This problem follows on from

Keep it Simple and

Egyptian Fractions
So far you may have looked at how the Egyptians expressed fractions as the sum of different unit fractions. You may have started by considering fractions with small numerators, such as $\frac{2}{5}$, $\frac{3}{7}$, $\frac{4}{11}$, etc.

But how would the Egyptians have coped with fractions with large numerators such as $\frac{115}{137}$?

They might have written $\frac{115}{137} = \frac{1}{137} + \frac{1}{137} + \frac{1}{137}$....

and then used

Alison's method to make them all different, but this would have made an extremely lengthy calculation!

#### Fibonacci found an alternative strategy, called the Greedy Algorithm:

At every stage, write down the largest possible unit fraction that is smaller than the fraction you're working on.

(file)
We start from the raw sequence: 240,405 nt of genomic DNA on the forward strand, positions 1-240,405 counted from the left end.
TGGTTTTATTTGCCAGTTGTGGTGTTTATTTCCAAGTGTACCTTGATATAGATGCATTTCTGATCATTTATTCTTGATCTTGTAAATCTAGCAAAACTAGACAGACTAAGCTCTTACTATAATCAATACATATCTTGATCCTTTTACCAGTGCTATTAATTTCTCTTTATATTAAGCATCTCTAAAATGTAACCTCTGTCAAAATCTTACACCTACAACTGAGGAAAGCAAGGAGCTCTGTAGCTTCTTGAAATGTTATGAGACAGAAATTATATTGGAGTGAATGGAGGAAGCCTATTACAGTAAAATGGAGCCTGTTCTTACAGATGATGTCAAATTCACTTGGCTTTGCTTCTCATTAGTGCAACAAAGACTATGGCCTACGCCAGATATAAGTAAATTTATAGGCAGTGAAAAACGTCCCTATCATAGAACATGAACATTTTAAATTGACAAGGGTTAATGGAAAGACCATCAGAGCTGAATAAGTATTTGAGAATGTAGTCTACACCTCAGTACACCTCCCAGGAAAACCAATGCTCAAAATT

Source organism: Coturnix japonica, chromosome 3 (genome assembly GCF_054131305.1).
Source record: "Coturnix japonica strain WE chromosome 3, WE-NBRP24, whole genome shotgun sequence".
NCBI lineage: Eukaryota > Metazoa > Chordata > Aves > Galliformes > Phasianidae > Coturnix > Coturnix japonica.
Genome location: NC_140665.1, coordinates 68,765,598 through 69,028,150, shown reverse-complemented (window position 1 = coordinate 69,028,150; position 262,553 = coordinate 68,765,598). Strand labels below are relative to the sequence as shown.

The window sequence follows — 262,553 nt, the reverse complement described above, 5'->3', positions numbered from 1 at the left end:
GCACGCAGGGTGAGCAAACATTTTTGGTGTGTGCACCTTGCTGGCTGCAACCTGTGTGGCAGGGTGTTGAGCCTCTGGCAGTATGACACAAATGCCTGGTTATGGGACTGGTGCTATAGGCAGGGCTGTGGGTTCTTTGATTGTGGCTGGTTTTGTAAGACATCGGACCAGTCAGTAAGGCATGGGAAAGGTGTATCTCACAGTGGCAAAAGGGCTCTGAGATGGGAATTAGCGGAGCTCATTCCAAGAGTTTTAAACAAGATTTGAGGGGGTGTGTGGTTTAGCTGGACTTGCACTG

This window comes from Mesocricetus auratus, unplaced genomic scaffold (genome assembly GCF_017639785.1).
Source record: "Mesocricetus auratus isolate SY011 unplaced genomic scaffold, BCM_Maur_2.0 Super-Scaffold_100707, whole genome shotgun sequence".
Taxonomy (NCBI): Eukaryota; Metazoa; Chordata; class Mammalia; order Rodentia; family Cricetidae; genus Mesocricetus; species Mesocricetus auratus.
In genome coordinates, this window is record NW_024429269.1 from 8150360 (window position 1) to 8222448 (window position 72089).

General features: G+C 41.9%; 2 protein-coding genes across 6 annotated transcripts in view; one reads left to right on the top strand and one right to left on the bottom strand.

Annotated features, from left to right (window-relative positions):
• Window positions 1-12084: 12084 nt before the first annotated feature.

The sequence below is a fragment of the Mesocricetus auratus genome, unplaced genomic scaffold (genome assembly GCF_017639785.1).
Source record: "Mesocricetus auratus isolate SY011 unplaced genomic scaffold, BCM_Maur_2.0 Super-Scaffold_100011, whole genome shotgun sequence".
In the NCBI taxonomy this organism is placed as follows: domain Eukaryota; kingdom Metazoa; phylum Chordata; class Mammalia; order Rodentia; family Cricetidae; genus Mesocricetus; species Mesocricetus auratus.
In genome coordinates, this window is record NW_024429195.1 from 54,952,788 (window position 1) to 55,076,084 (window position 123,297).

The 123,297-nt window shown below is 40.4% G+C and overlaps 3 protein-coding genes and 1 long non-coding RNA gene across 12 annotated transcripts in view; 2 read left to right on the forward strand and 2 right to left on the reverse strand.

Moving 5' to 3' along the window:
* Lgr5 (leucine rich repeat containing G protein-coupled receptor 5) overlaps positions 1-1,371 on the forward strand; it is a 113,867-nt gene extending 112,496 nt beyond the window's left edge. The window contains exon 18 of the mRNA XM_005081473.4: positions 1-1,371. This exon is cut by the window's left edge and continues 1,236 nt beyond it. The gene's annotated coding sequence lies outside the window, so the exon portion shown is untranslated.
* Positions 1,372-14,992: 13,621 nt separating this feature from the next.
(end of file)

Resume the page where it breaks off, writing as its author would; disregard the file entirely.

For example, let's start with $\frac{11}{12}$:

The largest possible unit fraction that is smaller than $\frac{11}{12}$ is $\frac{1}{2}$

$\frac{11}{12} - \frac{1}{2} = \frac{5}{12}$

So $\frac{11}{12} = \frac{1}{2} + \frac{5}{12}$

The largest possible unit fraction that is smaller than $\frac{5}{12}$ is $\frac{1}{3}$

$\frac{5}{12} - \frac{1}{3} = \frac{1}{12}$

So $\frac{11}{12} = \frac{1}{2} + \frac{1}{3} + \frac{1}{12}$

#### Choose a fraction of your own and apply the Greedy Algorithm to see if you can finish up with a string of unit fractions.

Does the greedy algorithm always work?

Can all fractions be expressed as a sum of different unit fractions by applying the Greedy Algorithm?

Can you convince yourself of this?

Why do you think it is called the Greedy Algorithm? What do these words mean in a mathematical context?